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Three local residents represented Crook-Wheeler counties at the annual American Farm Bureau convention

PHOTO COURTESY OF WADE AND JANICE FLEGEL - Wade and Janice Flegel at the annual American Farm Bureau convention, Voice of Agriculture.

The week of Jan. 18-21, three local members of the American Farm Bureau traveled to Austin, Texas, to attend the organization's annual convention, along with members and representatives throughout the United States.

The theme for the annual convention was "Voice of Agriculture.," Local farmer Wade Flegel has been the Region No. 5 director for 10 years -- covering Crook, Jefferson, Deschutes and Wheeler counties. Tim Deboodt is the Crook-Wheeler Farm Bureau president. Wade's wife, Janice Flegel, represents Oregon Farm Bureau Women's Advisory Council Chair and is the fourth vice president of the bureau. She is in her second year of a two-year term in the former role. The couple has been involved in the bureau since 1993.

Local resident Ray Austin also attended as a member of the Oregon Farm Bureau Health and Safety Committee, which he has served on since 2011. Austin was chairman of the committee from 2012-2016

"My biggest takeaway from the convention is how strong agriculture is in our country," Austin said. "Agriculture is still the backbone of our economy."

Another overarching theme at the convention was farmer wellness, both physical wellness and mental wellness. Austin attended one seminar entitled, "How farm economy affects farmer wellness." President Donald Trump attended and spoke to the attendees on Sunday, Jan. 21, for approximately one hour.

"His presentation was fantastic and well received by the attendees," Austin said. "He updated the agriculture community about recent trade policy and updates to our agreements with Japan, China and recent tariff changes to open our ability to increase exports of American commodities."

Janice attended a workshop on communicating with your legislator.

"It was really good because the point they were making there is you don't have to talk directly to your legislator. You need to have a good rapport and a good working relationship with their staff in your area," she said.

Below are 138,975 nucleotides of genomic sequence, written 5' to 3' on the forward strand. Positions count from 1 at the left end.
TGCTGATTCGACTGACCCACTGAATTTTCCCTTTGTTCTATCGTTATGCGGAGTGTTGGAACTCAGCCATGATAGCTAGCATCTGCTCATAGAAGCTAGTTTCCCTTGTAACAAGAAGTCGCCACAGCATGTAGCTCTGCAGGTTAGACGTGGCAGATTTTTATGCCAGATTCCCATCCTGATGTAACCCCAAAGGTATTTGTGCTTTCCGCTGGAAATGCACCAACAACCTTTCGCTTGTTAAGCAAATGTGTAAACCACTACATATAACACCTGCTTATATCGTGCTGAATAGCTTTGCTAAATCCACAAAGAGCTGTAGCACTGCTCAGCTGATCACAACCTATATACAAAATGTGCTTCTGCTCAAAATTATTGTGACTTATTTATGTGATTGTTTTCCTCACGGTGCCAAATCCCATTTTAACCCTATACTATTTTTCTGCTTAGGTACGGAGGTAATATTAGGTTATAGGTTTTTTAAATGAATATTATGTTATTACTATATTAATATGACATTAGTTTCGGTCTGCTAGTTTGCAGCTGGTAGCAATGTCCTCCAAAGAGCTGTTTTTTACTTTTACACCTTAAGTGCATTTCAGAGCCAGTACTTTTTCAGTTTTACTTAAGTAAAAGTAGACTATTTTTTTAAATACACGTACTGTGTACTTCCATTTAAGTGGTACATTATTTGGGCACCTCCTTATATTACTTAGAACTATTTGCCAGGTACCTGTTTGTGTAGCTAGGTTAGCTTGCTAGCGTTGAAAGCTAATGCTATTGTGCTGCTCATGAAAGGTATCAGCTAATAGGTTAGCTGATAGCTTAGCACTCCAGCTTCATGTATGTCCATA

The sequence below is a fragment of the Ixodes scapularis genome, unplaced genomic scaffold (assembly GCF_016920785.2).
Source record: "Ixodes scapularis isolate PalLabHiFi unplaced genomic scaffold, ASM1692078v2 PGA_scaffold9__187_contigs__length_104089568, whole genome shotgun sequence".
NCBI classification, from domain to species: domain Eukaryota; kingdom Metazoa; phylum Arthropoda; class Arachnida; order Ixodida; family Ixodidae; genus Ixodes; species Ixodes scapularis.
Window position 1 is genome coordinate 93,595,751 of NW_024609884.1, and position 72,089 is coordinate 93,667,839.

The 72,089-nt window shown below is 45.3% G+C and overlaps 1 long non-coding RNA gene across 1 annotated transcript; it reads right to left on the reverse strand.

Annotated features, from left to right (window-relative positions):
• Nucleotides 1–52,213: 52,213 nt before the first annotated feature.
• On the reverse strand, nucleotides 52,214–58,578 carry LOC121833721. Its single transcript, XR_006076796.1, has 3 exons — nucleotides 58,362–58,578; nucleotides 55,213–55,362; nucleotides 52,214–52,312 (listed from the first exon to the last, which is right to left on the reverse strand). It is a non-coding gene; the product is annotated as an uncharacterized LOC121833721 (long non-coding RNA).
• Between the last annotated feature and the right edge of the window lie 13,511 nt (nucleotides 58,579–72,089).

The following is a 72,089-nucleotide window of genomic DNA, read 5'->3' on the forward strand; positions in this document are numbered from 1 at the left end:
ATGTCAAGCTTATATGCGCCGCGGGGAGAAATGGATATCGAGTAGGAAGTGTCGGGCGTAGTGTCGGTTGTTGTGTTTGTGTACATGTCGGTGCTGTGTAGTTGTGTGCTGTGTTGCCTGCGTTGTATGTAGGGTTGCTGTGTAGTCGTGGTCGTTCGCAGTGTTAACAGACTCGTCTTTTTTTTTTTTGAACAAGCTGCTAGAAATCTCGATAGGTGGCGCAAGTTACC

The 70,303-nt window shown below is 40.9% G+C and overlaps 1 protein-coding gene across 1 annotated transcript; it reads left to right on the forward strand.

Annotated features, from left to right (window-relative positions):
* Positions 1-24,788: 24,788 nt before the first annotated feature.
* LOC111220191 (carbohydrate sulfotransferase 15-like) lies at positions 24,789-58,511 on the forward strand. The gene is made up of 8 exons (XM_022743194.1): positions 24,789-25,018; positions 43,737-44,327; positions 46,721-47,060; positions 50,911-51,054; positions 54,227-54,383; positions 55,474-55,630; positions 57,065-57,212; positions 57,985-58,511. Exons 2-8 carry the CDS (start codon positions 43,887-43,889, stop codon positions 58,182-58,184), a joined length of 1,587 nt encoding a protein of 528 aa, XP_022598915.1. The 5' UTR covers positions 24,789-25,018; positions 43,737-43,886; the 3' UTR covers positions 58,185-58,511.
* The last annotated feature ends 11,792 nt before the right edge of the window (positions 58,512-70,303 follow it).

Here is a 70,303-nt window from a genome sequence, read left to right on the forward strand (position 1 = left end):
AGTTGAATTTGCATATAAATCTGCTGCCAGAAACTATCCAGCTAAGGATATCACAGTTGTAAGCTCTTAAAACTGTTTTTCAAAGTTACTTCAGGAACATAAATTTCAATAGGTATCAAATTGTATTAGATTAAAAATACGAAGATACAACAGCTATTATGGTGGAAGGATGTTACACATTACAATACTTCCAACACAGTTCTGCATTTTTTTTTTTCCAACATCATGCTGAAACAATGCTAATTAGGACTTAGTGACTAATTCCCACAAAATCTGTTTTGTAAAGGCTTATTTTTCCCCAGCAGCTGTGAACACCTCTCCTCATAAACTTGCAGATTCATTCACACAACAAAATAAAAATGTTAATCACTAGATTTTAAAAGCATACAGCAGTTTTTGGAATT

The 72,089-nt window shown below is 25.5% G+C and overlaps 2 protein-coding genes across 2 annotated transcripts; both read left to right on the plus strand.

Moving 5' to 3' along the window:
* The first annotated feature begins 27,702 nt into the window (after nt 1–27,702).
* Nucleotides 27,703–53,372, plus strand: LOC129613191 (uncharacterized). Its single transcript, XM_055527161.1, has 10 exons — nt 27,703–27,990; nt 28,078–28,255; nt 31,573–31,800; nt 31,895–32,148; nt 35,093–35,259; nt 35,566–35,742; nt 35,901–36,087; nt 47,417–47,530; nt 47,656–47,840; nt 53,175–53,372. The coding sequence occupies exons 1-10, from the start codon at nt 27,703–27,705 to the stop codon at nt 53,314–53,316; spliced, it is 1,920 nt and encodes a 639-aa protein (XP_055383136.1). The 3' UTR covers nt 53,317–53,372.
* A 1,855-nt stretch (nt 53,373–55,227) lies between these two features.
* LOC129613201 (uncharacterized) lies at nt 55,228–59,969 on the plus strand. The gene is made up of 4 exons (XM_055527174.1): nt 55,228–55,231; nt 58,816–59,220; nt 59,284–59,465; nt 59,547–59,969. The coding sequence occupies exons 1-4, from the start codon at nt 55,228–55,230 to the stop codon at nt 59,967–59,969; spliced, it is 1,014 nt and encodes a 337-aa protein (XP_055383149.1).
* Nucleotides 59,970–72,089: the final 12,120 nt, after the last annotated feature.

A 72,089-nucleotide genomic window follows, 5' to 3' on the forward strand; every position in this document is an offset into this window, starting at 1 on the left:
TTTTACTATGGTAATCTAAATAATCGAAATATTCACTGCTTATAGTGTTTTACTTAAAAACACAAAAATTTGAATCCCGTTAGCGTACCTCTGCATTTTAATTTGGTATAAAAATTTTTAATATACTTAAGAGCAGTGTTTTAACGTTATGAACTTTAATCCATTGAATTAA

Wade added that building relationships and credibility with local staff members can give you the ability to start a discussion. He said he and Janice became active in the Farm Bureau because they wanted to have a voice to make changes in the agriculture industry, which directly affects them.

"2018, coming into 2019, was a pretty rough year," Wade said. "Through the negotiations that Trump was able to do –- it was really rough for the short term. Yet now what he has set up with these new treaties has put American farmers in a lot better position to negotiate better terms and get better prices and consumption of our products overseas."

Janice added that in 2019, Trump came and asked the farmers at American Farm Bureau convention to stick with him and trust him to make a good deal.

"He didn't have to come back to American Farm Bureau, but he did," Janice said. "He said, 'Thank you.' That was the big reason he was there, was to say thank you to the farmers for sticking with him and not turning on him. I really respect him for what he did. He is humble, and he knows people, and he talks to you like a regular person. It was really cool to see him."'

About the American Farm Bureau

When someone joins the farm bureau as a county member, they also join the Oregon State Farm Bureau, which in turn makes them a member of the American Farm Bureau. When paying their dues, they are paying dues to all three organizations.

Wade explained that it all starts at the local level of the county. Crook and Wheeler counties have combined their membership. Oregon Farm Bureau is made up of county farm bureaus, and the American Farm Bureau is made up of the state farm bureaus.

"Being a member at your county level gives you a voice statewide, and an advocacy at the legislative level and at the state level of agencies, such as Oregon Fish and Wildlife and Oregon Department of Agriculture," Janice said.

When they have administrative rules, they advocate on behalf of farmers. Janice gave an example of some issues of the Crooked River that affected farmers. Wade coordinated a meeting between farmers and agencies to craft a strategy going forward.

"That is some of the benefits of being a member of your county Farm Bureau, is being able to get advocacy in state agencies," she said.

Wade explained that the state Farm Bureau also holds an annual meeting. All representatives from all county farm bureaus come together to work on a policy book. Oregon Farm Bureau follows this policy book when it comes to working with state agencies and doing legislation at the Capitol.

At the annual convention for the American Farm Bureau, delegates for each state vote on policy for the upcoming year and advocate for federal agencies and administrative rules and legislation that comes out of Washington.

"In 2019, I got to sit on the House of Delegates for the American Farm Bureau, which was a really big eye opener, but it was really good because you have a voice in voting and speaking to the different policies that they have in their policy book," Janice concluded.


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